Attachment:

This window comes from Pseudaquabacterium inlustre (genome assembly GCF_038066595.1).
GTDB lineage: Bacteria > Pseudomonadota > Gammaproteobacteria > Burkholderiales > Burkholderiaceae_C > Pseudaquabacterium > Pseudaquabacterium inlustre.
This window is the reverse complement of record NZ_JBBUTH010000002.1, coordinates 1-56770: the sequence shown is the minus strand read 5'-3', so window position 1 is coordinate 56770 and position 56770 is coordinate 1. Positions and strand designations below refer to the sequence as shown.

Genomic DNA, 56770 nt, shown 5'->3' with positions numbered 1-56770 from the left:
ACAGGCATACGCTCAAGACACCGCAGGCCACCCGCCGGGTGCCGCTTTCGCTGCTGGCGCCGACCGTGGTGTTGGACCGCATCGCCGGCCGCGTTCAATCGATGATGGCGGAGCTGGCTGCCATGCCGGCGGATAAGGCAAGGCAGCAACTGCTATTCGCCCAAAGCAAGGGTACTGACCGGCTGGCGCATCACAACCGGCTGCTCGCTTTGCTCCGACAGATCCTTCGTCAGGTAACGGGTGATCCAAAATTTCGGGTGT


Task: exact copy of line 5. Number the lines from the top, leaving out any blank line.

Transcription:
ACAGGCATACGCTCAAGACACCGCAGGCCACCCGCCGGGTGCCGCTTTCGCTGCTGGCGCCGACCGTGGTGTTGGACCGCATCGCCGGCCGCGTTCAATCGATGATGGCGGAGCTGGCTGCCATGCCGGCGGATAAGGCAAGGCAGCAACTGCTATTCGCCCAAAGCAAGGGTACTGACCGGCTGGCGCATCACAACCGGCTGCTCGCTTTGCTCCGACAGATCCTTCGTCAGGTAACGGGTGATCCAAAATTTCGGGTGT